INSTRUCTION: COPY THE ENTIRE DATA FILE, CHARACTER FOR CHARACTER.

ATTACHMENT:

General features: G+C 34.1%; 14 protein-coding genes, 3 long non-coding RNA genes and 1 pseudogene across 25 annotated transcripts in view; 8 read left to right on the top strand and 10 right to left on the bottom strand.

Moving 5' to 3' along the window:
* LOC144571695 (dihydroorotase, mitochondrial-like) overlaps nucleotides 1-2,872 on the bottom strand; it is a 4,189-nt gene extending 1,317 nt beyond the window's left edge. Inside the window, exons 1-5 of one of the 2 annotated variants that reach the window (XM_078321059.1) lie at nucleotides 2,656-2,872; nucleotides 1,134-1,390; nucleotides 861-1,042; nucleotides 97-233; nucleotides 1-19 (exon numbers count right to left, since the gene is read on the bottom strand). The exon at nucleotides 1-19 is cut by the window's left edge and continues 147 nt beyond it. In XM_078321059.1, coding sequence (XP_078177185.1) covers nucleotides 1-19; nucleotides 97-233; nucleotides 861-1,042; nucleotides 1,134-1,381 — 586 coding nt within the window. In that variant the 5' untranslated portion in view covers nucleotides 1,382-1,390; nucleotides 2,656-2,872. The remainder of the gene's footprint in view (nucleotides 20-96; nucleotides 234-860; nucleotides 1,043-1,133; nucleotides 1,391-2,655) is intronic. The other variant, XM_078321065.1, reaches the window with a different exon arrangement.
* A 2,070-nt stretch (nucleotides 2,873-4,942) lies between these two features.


General features: G+C 34.1%; 14 protein-coding genes, 3 long non-coding RNA genes and 1 pseudogene across 25 annotated transcripts in view; 8 read left to right on the top strand and 10 right to left on the bottom strand.

Moving 5' to 3' along the window:
* LOC144571695 (dihydroorotase, mitochondrial-like) overlaps nucleotides 1-2,872 on the bottom strand; it is a 4,189-nt gene extending 1,317 nt beyond the window's left edge. Inside the window, exons 1-5 of one of the 2 annotated variants that reach the window (XM_078321059.1) lie at nucleotides 2,656-2,872; nucleotides 1,134-1,390; nucleotides 861-1,042; nucleotides 97-233; nucleotides 1-19 (exon numbers count right to left, since the gene is read on the bottom strand). The exon at nucleotides 1-19 is cut by the window's left edge and continues 147 nt beyond it. In XM_078321059.1, coding sequence (XP_078177185.1) covers nucleotides 1-19; nucleotides 97-233; nucleotides 861-1,042; nucleotides 1,134-1,381 — 586 coding nt within the window. In that variant the 5' untranslated portion in view covers nucleotides 1,382-1,390; nucleotides 2,656-2,872. The remainder of the gene's footprint in view (nucleotides 20-96; nucleotides 234-860; nucleotides 1,043-1,133; nucleotides 1,391-2,655) is intronic. The other variant, XM_078321065.1, reaches the window with a different exon arrangement.
* A 2,070-nt stretch (nucleotides 2,873-4,942) lies between these two features.